Hurricane Sandy is on it's way, and many parts of the east coast continue to evacuate. For West Virginia, the greatest threat seems to come from the possibility of power outages from high winds, snow, and plenty of rain that could lead to flooding. In Harrison County, water bottles and canned goods were flying off the shelves and nearly everyone was sold out of generators by Saturday.
Resident Ron Welsh told us that he "Went to Kroger and did my shopping. Got plenty of water, plenty of food. I even got non-perishable items in case of spoilage in a power outage. I mean what else can you do but hope the power doesn't go out?"
With possible gusts this week of up to 50 miles per hour, folks like Ron Welsh are most concerned with power outages. He doesn't want to see another situation where West Virginians are without power for an extended period of time like they were at the end of June.
"If it's a long duration like it was in June that's not good for anybody. It's too long. I hope we don't have that big of a problem this time."
Others are skeptical about the storm's impact in West Virginia. Richard Swigger says he is prepared, but doesn't expect to really need his generator.
"Yeah we're prepared with the generator and things we've had in the past. So like the boy scouts say be prepared. We're going prepare for the worst and hope for the best."
There are plenty of other ways to prepare for storms. Officials in Monongalia County sent out a press release with recommendations for folks. Many of their recommendations involve simple home or vehicle repairs. Caulking your doors and windows, installing storm windows, and always making sure your car has working breaks, antifreeze, and at least a half tank of gas are good ways to stay ahead of any lurking danger. And as Richard pointed out, there is no good that can come from overreacting.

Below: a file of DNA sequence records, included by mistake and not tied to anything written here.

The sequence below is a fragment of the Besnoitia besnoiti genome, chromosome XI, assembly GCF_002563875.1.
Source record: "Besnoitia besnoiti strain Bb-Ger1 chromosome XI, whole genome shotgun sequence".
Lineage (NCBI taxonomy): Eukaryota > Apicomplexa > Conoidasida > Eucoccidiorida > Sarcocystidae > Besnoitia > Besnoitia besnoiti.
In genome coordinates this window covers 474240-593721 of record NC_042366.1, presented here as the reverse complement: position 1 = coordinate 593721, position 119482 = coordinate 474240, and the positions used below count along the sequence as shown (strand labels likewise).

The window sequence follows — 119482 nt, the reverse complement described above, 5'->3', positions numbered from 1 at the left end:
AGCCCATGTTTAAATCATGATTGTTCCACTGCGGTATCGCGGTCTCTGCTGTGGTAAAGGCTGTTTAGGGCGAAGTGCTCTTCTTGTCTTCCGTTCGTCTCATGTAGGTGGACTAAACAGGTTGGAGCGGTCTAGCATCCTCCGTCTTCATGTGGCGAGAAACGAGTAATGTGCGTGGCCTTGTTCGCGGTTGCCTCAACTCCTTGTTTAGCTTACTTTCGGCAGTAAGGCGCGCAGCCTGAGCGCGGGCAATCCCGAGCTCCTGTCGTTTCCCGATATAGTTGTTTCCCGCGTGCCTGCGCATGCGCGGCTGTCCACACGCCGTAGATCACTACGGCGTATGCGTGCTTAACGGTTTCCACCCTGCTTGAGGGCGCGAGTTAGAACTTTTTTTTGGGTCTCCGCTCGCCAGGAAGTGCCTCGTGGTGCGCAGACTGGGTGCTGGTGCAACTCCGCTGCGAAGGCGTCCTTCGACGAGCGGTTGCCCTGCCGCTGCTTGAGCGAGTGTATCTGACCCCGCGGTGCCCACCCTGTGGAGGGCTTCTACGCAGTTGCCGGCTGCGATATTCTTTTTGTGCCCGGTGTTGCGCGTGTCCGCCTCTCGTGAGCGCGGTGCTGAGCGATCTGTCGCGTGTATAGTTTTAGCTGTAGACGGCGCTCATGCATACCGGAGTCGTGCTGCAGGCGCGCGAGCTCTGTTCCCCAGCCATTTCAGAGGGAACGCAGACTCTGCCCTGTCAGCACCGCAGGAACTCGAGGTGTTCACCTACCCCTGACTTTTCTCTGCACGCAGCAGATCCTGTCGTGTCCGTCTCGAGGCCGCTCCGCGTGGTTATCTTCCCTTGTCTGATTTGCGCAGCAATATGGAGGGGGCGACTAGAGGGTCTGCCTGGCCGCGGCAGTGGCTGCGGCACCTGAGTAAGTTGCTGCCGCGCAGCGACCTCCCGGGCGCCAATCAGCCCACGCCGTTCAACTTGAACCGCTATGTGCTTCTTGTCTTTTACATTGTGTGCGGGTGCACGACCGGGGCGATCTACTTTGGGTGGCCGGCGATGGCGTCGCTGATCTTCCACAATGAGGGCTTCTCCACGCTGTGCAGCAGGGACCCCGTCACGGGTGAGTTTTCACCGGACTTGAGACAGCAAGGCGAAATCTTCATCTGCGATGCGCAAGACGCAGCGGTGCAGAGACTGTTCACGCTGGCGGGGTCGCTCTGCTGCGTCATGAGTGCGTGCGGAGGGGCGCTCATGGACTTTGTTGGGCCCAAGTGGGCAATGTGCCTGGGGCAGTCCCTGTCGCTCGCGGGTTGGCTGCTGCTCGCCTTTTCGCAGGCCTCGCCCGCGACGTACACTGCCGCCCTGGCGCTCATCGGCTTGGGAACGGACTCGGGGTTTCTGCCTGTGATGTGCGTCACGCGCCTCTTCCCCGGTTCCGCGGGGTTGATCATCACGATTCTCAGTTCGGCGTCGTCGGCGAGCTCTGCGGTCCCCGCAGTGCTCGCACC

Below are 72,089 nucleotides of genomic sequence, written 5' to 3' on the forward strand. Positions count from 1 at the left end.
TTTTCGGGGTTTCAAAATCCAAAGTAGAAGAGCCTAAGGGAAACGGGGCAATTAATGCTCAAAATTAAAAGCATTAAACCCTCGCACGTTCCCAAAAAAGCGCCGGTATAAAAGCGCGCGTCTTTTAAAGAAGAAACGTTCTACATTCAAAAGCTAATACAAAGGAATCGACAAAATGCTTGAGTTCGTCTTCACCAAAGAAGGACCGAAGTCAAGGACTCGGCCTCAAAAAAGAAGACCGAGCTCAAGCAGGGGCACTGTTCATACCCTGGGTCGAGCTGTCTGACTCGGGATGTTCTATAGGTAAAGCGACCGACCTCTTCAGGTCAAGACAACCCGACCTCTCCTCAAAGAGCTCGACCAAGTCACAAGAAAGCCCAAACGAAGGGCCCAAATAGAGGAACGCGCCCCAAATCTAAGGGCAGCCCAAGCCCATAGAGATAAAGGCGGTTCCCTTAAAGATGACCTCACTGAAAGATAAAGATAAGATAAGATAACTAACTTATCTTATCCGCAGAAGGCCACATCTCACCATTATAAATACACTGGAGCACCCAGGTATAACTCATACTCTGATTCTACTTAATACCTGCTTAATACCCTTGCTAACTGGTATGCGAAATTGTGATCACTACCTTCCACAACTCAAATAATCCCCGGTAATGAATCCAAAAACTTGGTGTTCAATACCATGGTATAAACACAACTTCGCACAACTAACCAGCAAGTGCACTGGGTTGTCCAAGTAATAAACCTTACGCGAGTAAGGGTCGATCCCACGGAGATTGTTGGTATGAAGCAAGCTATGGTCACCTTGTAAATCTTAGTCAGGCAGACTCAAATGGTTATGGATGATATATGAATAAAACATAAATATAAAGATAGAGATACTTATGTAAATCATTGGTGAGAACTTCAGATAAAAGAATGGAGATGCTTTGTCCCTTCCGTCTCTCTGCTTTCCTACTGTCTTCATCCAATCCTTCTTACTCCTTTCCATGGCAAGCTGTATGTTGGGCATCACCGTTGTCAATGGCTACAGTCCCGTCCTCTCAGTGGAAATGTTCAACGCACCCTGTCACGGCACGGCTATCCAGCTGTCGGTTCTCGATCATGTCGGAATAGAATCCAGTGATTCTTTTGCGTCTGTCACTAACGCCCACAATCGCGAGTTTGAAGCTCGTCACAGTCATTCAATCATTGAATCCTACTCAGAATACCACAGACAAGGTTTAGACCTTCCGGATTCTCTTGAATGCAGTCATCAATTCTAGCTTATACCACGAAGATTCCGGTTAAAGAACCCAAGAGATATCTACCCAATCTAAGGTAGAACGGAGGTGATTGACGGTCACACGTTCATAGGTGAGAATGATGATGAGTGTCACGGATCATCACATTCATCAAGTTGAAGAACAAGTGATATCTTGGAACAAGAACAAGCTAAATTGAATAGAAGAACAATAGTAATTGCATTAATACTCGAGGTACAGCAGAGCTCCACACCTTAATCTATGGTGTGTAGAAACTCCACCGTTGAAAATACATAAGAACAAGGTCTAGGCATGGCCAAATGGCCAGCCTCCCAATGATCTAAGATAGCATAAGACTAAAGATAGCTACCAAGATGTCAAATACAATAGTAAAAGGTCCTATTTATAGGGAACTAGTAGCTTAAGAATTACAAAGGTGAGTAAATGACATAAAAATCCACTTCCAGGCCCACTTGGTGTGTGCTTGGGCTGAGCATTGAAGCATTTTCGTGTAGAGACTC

"I'm concerned a little bit, but storms come and storms go and I've always made it through them."
Another issue could be flash flooding. One of the most common mistakes people make is trying to drive or walk in moving water. Officials recommend that you head for higher ground as soon as the threat of a flood begins.
Eight states and the District of Columbia have declared a state of emergency. For now, West Virginia is not a part of that number, but folks should remain vigilant.